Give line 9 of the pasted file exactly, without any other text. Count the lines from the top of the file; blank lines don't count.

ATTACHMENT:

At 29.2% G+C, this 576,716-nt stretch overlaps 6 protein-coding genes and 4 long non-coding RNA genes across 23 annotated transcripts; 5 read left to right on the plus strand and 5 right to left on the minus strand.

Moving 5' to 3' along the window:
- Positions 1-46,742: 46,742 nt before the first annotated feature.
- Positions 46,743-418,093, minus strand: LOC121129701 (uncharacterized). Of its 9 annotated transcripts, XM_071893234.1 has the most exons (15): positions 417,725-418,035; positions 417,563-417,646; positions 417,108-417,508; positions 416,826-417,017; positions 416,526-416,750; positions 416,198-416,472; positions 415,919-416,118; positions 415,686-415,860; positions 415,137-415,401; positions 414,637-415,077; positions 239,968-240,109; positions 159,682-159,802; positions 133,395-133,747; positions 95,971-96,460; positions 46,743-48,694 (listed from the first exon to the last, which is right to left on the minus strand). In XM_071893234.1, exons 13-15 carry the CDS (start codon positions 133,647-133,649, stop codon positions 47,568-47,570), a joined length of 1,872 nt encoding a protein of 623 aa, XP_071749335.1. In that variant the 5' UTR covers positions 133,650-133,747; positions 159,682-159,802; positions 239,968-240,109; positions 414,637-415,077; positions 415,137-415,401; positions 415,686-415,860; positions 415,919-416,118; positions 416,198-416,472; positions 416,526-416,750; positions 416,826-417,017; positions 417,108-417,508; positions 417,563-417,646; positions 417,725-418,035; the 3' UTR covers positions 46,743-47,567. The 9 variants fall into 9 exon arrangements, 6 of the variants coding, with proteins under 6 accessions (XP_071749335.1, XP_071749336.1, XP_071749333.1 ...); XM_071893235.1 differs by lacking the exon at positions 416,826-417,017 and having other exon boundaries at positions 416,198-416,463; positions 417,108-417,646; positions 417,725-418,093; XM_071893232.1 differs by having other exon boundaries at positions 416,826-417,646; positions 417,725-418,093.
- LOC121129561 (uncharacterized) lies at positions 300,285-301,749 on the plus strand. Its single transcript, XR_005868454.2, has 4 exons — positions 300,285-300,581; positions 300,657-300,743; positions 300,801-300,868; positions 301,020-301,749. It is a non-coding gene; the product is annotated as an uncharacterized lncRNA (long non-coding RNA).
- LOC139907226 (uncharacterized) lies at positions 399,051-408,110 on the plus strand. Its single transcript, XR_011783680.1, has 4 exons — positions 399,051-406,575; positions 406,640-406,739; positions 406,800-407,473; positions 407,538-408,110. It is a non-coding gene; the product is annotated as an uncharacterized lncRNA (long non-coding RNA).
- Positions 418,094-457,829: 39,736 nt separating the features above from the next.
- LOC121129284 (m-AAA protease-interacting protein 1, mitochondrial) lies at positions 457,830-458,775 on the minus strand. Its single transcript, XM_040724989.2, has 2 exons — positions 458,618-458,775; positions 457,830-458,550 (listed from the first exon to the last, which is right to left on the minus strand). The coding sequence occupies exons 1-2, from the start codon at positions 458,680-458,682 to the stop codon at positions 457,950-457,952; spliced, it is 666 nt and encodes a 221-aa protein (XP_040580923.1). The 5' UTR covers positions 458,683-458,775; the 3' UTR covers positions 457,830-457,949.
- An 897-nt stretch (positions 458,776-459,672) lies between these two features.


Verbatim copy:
- An 897-nt stretch (positions 458,776-459,672) lies between these two features.